- AUX connection for tuner or expression controller.
- Small and lightweight.
- Passive, so you don’t need to worry about plugging it in.
- You might lose some of your tonal qualities.
- It’s quite expensive.
Ernie Ball 250K Mono
The Ernie Ball 250K Mono is similar to the VP 25K, but with a high impedance to suit passive pickups. It has a separate output for a tuner, so you can silently tune your instrument, and built with excellent construction, making it great for gigging. Its lever/rocker is very thin and sensitive to your movements. It will suit those who don’t mind spending a little bit more for something that’s high quality and stylish, built for passive pickups. It would be an unwise choice for guitarists who use active pickups.
- Separate output for tuner, so you can easily send a clean, silent signal to your tuner.
- Solid construction, so you don’t need to worry about it breaking.
- Designed primarily to work with passive instruments.
- Quite expensive compared to others in this round-up.
- You might lose some tonal qualities.
The Lehle Mono is another active offering which uses a magnetic sensor to measure and adjust your volume smoothly. The voltage-controlled internal amplifier ensures that your frequencies stay the same as they adjust, so there will be no dampening of tone. There’s a gain control to offer overdriven sounds, and it also works well as a booster. It will be well suited to those who are looking for the ultimate transparency of tone and require smooth and subtle adjustments. Also quite expensive so that it won’t be suited to musicians on a budget.
- The magnetic sensor allows it to be used without signs of wear.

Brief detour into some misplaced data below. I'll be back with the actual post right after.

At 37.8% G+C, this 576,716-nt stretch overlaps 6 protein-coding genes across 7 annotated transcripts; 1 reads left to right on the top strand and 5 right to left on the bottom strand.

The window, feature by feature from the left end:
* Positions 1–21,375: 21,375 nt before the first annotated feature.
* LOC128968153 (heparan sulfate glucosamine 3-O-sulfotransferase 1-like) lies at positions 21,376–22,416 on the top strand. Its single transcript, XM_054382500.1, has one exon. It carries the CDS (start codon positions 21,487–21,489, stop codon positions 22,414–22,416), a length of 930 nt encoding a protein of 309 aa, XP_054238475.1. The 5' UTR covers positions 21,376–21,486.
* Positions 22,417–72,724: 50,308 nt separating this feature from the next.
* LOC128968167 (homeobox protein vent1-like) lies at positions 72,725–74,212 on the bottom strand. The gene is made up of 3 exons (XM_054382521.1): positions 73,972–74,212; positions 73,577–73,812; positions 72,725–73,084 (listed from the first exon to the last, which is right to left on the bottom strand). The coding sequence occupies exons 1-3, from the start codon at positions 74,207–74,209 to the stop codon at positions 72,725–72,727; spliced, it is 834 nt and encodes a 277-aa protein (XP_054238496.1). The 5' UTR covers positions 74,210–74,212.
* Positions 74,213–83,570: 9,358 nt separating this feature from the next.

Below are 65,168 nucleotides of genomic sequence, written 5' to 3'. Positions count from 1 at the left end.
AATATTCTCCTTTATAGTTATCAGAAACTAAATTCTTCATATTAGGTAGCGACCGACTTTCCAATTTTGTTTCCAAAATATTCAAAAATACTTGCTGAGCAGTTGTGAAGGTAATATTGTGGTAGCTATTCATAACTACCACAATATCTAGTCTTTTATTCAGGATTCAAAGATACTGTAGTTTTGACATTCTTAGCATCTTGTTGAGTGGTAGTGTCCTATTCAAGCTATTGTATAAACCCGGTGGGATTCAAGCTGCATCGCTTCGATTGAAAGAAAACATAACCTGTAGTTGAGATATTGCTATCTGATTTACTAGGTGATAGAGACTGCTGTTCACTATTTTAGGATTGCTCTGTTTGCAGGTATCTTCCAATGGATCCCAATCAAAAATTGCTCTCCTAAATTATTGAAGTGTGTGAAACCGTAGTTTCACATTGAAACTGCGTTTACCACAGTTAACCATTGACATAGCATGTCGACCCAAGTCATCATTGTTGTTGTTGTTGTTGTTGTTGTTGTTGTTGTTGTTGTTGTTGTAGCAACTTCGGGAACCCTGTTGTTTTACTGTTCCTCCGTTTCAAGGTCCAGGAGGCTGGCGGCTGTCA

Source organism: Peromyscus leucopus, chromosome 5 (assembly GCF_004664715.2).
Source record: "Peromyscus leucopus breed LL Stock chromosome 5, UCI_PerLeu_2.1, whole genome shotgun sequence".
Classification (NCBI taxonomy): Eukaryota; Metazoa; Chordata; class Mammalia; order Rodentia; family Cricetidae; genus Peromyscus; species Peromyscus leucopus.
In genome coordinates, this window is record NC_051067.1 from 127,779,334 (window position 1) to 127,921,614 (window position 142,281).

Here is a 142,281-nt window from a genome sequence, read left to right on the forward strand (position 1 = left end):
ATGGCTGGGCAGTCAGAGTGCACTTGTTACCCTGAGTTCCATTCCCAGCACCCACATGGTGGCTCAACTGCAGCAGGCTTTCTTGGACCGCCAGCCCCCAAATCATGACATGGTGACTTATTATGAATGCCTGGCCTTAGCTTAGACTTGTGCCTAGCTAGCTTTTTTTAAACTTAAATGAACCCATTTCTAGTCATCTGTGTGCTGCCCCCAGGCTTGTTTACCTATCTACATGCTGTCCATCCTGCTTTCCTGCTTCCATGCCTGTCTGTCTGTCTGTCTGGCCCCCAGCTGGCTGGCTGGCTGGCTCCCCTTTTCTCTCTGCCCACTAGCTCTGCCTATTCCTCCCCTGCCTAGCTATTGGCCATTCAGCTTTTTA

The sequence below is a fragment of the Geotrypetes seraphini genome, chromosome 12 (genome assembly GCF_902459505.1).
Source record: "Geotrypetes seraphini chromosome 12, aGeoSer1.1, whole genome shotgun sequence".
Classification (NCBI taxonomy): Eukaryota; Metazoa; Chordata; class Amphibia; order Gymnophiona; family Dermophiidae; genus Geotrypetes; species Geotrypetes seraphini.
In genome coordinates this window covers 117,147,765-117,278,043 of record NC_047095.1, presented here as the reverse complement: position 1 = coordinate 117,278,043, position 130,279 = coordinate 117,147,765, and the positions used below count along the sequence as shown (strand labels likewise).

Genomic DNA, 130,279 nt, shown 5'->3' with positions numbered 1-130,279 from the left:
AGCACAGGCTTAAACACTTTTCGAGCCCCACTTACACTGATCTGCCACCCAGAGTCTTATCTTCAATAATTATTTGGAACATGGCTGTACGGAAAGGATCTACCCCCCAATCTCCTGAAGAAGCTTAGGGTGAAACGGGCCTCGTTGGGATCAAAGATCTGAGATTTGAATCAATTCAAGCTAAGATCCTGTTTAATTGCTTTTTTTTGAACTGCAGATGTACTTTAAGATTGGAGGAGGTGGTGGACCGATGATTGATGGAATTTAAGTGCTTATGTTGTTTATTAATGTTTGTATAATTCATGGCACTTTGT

- Keeps all frequencies the same, so there’s no dampening.
- Includes a gain control to offer overdriven sounds.
- More expensive than others on this list.
- You need to plug it in.
Quick Lok VP-2622
The Quick Lok VP-2622 is a budget-friendly, passive option which has two inputs and two outputs. It can be used with two instruments at once, making it great for multi-instrumental solo artists. There’s also an adjustable sensitivity control, so you can fine-tune it to suit you and your instrument(s). It has a high impedance, so it’s suited to guitars with passive pickups and is substantially sized enough to make it easy to control. It will be perfect for musicians on a budget who want to get started controlling their volume with their feet. It will be less suited to gigging musicians, as its plastic casing means that it might not last on the road.
- Very budget-friendly.
- Two inputs and two outputs so can control two instruments at once.
- Adjustable sensitivity.
- Not as smooth as some of the more expensive items on this list.
Hotone Soul Press
The Hotone Soul Press is a 3-in-1 volume, expression and wah pedal. Despite its extensive features, it’s also one of the smallest items on the list and comes at a reasonable price. There’s a small switch on the side, to choose which effect you’d like and there’s an adjustable minimum level control on the other side. As it’s active, it doesn’t affect your tone or frequencies – and the minimum level control makes it very smooth. It’s super compact, but it’s still pretty easy to control. It will suit those who want all three features and don’t mind these effects all sharing one unit. It will be less suited to those looking for something simple and purely for volume control.
- Works as a volume, expression and wah controller.
- Active, so it doesn’t dampen higher frequencies.
- It’s very compact.
- You need to plug it in or use a battery.
- It’s tiny.
Morley PLA Steve Vai Little Alligator